Nature of Visualisation

October 7, 2011 § Leave a comment

Visualisation is “the process of forming a mental vision of important aspects of some situation that is not naturally visible”.

By visualising data, we harness the vast capabilities of our human visual cortex, arguably our most powerful and naturally accessible computing system. We can process images and audio quickly, however, writing reduces our process time significantly. Three core benefits to visualising data:
Communication – quick and effective transmission of complex messages
Insight – clearer understanding of what is already known
Discovery – reveal new facts and relationships


There are four different types of data, each with different optimal representations:
Nominal – Unordered (simple labels e.g. Artefact Type)
Ordinal – Ordered, Unequal Intervals ( e.g. Condition )
Interval – Ordered, Equal Intervals  (e.g. Dates)
Ratio – Interval Variables (values expressed as multiples e.g. measurements)


Charles Minard’s (an engineer) map of Napolean’s 1812 Campaign is especially famous because it shows several things at the same time.

It is: – spatially correct – represents size of army – represents temperature.
The map simplifies a complex multi-dimensional process into a compact and insightful visual representation. Through the represented relationships, a story is told. (The complexity involved in the initial abstract of significant features and compacting such multi-dimensional data should be acknowledged, a fact that is often forgotten by novice visualisations.)


Diagrams are one of the earliest forms of visual representation.
( Nicholas Oresme (14th Century) – one of the first ‘bar graphs’. )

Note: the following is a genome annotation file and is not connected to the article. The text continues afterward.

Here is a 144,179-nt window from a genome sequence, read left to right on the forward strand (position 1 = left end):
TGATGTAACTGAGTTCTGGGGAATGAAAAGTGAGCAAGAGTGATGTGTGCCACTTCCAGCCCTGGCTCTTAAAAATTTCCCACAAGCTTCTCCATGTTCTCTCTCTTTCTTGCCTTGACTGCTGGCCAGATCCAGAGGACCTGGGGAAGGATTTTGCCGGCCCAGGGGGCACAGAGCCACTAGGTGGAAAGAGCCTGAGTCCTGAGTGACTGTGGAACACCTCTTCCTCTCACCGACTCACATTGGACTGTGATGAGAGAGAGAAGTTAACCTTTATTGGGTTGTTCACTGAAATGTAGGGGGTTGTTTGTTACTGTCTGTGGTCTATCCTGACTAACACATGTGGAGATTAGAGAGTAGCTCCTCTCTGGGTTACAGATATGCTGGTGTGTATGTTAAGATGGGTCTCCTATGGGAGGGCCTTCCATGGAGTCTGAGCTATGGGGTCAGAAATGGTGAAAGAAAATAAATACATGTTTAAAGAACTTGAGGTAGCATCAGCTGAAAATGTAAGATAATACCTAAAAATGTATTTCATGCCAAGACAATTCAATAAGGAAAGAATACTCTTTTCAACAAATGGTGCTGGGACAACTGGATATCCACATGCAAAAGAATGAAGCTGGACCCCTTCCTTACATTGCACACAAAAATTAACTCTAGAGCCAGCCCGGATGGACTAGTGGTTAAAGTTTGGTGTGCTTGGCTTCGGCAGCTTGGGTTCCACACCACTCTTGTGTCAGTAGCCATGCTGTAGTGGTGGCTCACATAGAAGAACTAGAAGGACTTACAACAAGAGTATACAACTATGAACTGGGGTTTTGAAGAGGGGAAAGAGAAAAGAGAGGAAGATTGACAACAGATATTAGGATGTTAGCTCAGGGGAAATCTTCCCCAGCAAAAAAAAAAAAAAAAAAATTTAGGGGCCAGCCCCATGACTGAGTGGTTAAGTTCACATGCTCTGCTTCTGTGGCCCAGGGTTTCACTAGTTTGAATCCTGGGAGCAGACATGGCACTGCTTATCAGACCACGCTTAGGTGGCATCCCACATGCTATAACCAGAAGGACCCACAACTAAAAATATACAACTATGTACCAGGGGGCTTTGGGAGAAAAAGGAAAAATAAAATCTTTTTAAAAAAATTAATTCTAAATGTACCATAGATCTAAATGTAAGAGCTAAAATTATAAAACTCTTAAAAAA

Co-Ordinate Pairs, were becoming commonplace by the 16th Century.

 ( 1546 Cosmographia by Petrus Apianus, showing city locations in lat-long. )


Data Graphics, and many modern graphical designs were created by mathematician Johann Heinrich Lambert and political economist William Playfair, in the 18th Century. Some of Playfair’s works;



There are many different types of graphs ranging from illustrative and organisational diagrams, to maps and plans, and statistical graphs (of which there are subcategories).

Illustrative Diagrams are commonly used to show a complex object broken down into its component parts. They graphically portray an object in a simplified form, trading between realism and abstraction.

( Screenshot of the Interactive Google Body Labs )

Organisational Diagrams emphasise the relationships between objects or parts of a single object (regular real or abstract). There is no clear boundary between illustrative and organisational diagrams.

( Exploded iPhone )

Maps and Plans can be representational of spatial locations, and include additional numeric information encoded in some graphical fashion.

Statistical Graphs represent one of the largest greatest levels of abstraction in visualisation. William Playfair’s great achievement was to introduce entirely abstract forms of graphical data display, graphs that are so ingrained in our culture we hardly notice them nowadays.



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